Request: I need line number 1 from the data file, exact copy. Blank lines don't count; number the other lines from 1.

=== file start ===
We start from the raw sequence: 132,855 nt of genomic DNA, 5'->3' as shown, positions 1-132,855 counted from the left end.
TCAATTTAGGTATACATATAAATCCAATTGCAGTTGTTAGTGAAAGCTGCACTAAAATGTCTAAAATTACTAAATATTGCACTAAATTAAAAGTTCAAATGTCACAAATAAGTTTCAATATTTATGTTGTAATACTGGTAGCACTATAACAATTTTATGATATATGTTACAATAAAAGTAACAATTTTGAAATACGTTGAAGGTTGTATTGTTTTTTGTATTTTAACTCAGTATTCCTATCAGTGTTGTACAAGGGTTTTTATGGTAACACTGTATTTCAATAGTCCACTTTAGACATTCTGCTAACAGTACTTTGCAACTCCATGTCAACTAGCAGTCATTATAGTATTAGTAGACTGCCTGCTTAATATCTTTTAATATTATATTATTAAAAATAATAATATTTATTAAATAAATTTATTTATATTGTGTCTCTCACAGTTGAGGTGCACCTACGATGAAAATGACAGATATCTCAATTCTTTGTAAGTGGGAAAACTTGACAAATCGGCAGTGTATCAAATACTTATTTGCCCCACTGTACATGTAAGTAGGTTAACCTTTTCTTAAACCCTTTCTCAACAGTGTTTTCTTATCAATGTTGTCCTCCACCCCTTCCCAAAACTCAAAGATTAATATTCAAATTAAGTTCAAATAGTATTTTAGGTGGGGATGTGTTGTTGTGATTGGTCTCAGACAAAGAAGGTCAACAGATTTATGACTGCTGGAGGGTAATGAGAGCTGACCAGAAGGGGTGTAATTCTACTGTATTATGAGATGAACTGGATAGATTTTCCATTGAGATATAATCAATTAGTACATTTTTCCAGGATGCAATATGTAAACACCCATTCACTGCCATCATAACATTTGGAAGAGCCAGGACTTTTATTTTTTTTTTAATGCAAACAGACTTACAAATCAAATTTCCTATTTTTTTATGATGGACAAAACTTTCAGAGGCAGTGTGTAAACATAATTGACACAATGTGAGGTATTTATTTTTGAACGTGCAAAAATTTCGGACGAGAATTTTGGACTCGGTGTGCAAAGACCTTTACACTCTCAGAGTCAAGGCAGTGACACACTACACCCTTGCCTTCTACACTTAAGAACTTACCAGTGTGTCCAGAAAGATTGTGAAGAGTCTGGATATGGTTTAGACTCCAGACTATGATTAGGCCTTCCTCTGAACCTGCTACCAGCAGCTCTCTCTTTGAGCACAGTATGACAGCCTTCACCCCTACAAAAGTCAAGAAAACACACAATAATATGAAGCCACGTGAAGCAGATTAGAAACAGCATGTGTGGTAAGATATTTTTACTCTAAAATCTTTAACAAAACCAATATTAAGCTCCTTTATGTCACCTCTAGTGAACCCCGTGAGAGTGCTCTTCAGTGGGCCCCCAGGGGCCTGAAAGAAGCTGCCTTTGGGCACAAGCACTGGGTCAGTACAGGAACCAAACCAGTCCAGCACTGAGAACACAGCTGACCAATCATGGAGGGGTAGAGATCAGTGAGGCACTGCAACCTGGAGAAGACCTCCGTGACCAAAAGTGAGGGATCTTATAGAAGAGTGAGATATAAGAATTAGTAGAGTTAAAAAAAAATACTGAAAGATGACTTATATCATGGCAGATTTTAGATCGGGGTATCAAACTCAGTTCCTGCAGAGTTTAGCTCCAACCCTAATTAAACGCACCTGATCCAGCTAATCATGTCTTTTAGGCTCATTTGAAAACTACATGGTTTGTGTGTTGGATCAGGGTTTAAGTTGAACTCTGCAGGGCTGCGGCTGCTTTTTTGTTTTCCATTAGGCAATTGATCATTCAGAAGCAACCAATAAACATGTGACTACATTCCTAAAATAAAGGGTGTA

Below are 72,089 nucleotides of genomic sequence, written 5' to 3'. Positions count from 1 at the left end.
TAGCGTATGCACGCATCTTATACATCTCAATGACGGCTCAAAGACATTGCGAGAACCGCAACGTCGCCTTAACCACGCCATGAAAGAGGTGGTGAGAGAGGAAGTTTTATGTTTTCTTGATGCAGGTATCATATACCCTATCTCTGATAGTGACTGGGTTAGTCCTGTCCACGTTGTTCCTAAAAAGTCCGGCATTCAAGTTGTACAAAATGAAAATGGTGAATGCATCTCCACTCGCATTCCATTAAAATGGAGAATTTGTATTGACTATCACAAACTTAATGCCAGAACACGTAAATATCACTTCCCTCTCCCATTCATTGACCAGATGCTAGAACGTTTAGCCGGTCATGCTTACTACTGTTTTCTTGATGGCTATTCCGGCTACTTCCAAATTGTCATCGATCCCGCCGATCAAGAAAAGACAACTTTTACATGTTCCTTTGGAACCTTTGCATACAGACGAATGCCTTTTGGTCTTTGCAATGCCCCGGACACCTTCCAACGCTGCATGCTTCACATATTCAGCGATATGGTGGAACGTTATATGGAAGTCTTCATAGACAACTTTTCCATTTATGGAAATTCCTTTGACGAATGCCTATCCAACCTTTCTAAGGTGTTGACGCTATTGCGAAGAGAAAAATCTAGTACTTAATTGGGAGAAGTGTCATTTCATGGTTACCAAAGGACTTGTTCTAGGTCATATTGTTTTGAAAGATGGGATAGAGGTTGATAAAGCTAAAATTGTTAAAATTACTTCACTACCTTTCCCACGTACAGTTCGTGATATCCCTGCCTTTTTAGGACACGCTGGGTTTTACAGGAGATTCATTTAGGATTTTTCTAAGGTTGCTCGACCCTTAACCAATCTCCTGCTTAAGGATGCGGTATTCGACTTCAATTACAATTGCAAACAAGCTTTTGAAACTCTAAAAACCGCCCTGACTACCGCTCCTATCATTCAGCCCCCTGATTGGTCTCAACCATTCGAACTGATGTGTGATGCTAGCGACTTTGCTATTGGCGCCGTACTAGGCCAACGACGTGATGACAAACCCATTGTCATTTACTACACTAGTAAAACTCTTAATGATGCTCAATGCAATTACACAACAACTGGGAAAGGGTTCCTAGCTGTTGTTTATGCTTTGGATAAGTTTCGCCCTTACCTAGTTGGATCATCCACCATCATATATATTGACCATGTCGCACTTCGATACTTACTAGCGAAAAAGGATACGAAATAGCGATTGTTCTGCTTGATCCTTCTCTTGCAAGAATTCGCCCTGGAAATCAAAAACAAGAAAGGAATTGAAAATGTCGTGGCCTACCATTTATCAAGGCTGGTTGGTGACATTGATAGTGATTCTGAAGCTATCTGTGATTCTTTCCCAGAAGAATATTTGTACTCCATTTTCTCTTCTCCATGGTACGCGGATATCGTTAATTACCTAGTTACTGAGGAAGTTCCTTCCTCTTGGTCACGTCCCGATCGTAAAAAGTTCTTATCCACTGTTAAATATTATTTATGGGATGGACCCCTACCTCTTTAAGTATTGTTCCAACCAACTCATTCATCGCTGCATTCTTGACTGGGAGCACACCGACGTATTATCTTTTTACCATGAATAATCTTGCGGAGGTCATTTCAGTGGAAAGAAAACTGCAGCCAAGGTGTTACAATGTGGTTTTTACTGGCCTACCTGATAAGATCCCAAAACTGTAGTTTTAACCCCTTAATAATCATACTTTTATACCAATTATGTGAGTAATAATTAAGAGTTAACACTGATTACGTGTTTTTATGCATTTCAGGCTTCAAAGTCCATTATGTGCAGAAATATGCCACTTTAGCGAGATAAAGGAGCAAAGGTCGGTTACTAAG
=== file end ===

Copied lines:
We start from the raw sequence: 132,855 nt of genomic DNA, 5'->3' as shown, positions 1-132,855 counted from the left end.